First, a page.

Understanding Your Electric Honda with Barretts

How big is an electric car’s battery?

Like the variety of cars they power, the batteries in electric vehicles vary in size. They’re often packed away under the floor, taking up all the area beneath where everyone sits. Some will be rectangular shaped, others may resemble a ‘T’ section when viewed from overhead and the larger they are, the heavier they will be. In the new Honda e, the battery is beneath the middle of the car’s floor and it powers an electric motor that is located under the boot floor.

How does an electric car’s battery work?

The modern battery in an electric car is lithium-ion. Inside the cell, positively charged lithium ions are carried by a liquid electrolyte from the anode to the cathode through a separator. This movement results in the discharge of an electrical current and that electricity is used to power the motor or motors that drive either two or all four wheels.

Different types of charging

Rapid Charging

Rapid chargers are the fastest way to charge your electric car, offering between 25 and 99 kW. Often found at service stations and places close to main routes, rapid chargers are located where your car is going to need a quick charge, near shopping outlets and break stops.

Fast Charging

Fast-charging requires a wallbox or a commando plug – either can offer between 7 and 22 kW. You can have a fast-charging unit installed at home – like the unit used in Honda’s e:PROGRESS domestic intelligent charging service – or find them at some workplaces. Most public charging units, such as in shopping centres, will use fast charging.

Slow Charging

Slow charging is a simple way to charge your car. It needs between 3 and 5 kW, and only needs a standard electric socket in your home to do it. It can take up to 18 hours and 48 minutes to charge on the lowest 2.3 kW connection - you can get a government grant of up to £350 to help with the cost. Electric Vehicle Homecharge Scheme: guidance for customers - GOV.UK (www.gov.uk)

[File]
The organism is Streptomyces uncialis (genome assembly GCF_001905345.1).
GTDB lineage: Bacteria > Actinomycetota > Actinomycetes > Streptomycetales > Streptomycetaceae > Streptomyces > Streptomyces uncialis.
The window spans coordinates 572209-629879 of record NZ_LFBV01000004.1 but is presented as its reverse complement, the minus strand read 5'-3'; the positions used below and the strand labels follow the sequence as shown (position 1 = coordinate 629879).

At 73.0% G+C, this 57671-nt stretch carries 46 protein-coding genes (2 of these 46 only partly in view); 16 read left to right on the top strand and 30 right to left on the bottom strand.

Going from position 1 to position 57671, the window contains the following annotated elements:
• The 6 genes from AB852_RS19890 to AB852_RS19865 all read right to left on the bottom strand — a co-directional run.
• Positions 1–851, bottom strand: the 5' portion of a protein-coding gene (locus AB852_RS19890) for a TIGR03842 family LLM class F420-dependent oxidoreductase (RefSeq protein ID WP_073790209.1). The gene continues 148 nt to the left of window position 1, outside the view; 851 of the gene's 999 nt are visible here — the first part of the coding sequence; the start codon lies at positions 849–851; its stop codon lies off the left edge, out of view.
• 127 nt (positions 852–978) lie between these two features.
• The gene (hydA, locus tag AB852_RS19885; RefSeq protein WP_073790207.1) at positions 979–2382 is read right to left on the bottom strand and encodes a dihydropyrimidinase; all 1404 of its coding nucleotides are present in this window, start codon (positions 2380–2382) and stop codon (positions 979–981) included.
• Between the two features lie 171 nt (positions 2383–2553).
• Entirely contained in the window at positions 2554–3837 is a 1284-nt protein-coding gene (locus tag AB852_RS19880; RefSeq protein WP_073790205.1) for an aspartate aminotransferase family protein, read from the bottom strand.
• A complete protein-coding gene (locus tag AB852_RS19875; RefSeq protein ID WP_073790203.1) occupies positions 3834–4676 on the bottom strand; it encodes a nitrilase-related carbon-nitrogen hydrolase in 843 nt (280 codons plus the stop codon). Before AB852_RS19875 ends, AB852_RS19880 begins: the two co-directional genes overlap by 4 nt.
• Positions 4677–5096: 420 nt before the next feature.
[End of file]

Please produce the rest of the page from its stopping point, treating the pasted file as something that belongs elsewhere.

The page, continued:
Are Electric Cars Reliable?

Fully electric cars have far fewer moving parts than conventional cars. Electric motors are reliable and need little attention. The regenerative braking system, where waste energy is captured for re-use as the car slows down, means the brakes can last longer. To minimise fire risk, lithium-ion batteries have air-cooling systems to prevent overheating and collision detectors that send signals to fuses and circuit breakers, allowing them to disconnect from the battery in a crash. Barretts Honda are equipped to service and maintain electric and hybrid cars we can offer service plans to make maintenance simple.

Maximising Your Hondas Electric Range

  • Charge up before you set out on your journey. Avoid harsh acceleration as this needs more energy.
  • Gentle acceleration is more energy efficient. Wherever possible, allow the car to slow just by relaxing the pressure on the accelerator instead of using the brakes.
  • Anticipate changes in road and traffic conditions and drive accordingly.
  • Avoid leaving your lights on the ‘Auto’ setting.
  • Avoid using your heating/air conditioning unnecessarily.

Here is a guide of charging times once the battery warning light illuminates.

Rapid 50 kW 31 mins
Rapid 100 kW 20 mins 80
Public or home 6.6 kW 4.1 hours 100
Home 2.3 kW 18.8 hours 100